After a thirty year hiatus director George Miller returns to cinemas with the long-awaited fourth installment in his Mad Max franchise, Mad Max: Fury Road. This movie had a famously troubled production, going over budget and falling behind schedule, but sometimes nightmarish film shoots end up producing true cinematic gems (see also: Apocalypse Now, Jaws, The Hurt Locker), and this is undoubtedly the case with Fury Road. It’s a gonzo blockbuster of epic scale that pushes reset on the CGI-dominated spectacle of mainstream movies. It’s simultaneously a dumb movie about people in a wasteland chasing each other in souped-up cars, and a smart movie about feminine assertiveness and agency. Fury Road is gorgeous and exhilarating, but it’s also an elegantly told story that requires no exposition to understand. Continue reading
Every time a Marvel movie comes out, someone inevitably complains about the “low stakes”, saying that because we know what movies will be coming out for the next however many years, we know everyone will survive and that death in the Marvel Cinematic Universe doesn’t really matter because no one stays dead anyway. This is true—Captain America, Agent Coulson, Groot, Bucky Barnes, Nick Fury, and Pepper Potts have all had fake-out deaths. And before Avengers: Age of Ultron even hit theaters, we knew that Hawkeye would be appearing in next year’s Captain America: Civil War, so despite rumors that circulated for years, we knew Hawkeye would not die in Ultron. Even Pietro Maximoff’s late death in Ultron has an air of impermanence about it, simply because everyone else has come back to life at some point. Why not him? We know Joss Whedon would prefer that he stay dead, but who says Marvel will honor Whedon’s wishes?
When comparing The Avengers to its follow up, Avengers: Age of Ultron, I have described Ultron as more “thematic”. The Avengers is super fun but it’s not really about anything other than being fun, but Ultron actually has some creative and narrative aims that give it some heft in the comic book genre. Narrative and character threads that have been unspooling for the ten previous movies come to bear in Ultron, and then they spin out in new directions, setting up events to come not by dropping irrelevant Easter eggs but by shifting the landscape around the Avengers in such a way that there can’t help but be consequences down the line. Ultron expands the Marvel Cinematic Universe in ways that will change it forever—not for nothing is next year’s marquee Marvel title Captain America: Civil War.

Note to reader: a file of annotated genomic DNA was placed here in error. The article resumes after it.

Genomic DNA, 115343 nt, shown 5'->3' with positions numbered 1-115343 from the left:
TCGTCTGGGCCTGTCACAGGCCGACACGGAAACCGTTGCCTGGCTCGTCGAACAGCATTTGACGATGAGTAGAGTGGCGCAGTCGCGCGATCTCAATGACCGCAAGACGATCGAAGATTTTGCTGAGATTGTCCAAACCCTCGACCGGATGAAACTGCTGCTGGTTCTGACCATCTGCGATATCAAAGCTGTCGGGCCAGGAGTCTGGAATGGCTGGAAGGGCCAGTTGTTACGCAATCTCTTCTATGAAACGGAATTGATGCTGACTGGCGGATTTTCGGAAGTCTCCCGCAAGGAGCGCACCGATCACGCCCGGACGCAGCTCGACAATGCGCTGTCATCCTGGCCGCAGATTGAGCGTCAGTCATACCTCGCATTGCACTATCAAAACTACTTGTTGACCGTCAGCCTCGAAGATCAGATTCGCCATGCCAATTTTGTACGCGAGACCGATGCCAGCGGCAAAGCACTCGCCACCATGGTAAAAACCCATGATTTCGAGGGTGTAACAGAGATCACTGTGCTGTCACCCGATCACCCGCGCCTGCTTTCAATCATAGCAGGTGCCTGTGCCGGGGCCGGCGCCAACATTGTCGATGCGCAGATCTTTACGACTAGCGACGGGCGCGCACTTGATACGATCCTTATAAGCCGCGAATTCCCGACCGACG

The most prominent female superhero in the Marvel Cinematic Universe, Natasha Romanov, aka Black Widow, has made appearances in four movies over six years: Iron Man 2, The Avengers, Captain America: The Winter Soldier, and now Avengers: Age of Ultron. This forces us to take Natasha not as different iterations of a character but as a constantly evolving singularity. Her arc is less of an arc and more of a Rubik’s cube, with different facets aligning to reveal new elements to her character.
Going into the opening weekend of Avengers: Age of Ultron, the thing I was most curious about was what its CinemaScore, a measure of audience satisfaction, would be. The expectations around Ultron were crushing, and after seeing the movie—which is BONKERS—I wondered if general audiences would be into its weirder, more character-driven vibe. I thought it might be a little too out there, require a little too much thought and attention, and it might be too comic book for the masses. Well, worry not, for it scored a solid A with audiences. Most everyone who saw Ultron was happy with what they got from it.
Avengers: Age of Ultron
If you claim you don’t know anything about this movie, I don’t believe you.
Marvel’s Daredevil features a beautiful red opening title sequence. Red is Daredevil’s signature color, so you think the entire show would be drenched in it, but excepting the opening titles, it’s not. The color palette of the show is a base of blue and black, with highlights of sodium yellow and bilious green. Shadows are deep and stark, often creating frames like comic book cells, with what little is revealed by the stark lighting cast in sickly, sallow tones. Hell’s Kitchen is not a welcoming place—this is not Tony Stark’s sun-drenched Malibu or the gleaming, bright world of the Avengers. The streets Daredevil patrols are murky and darkness looms around the edges of the frame, obliterating what little light trickles down to the street.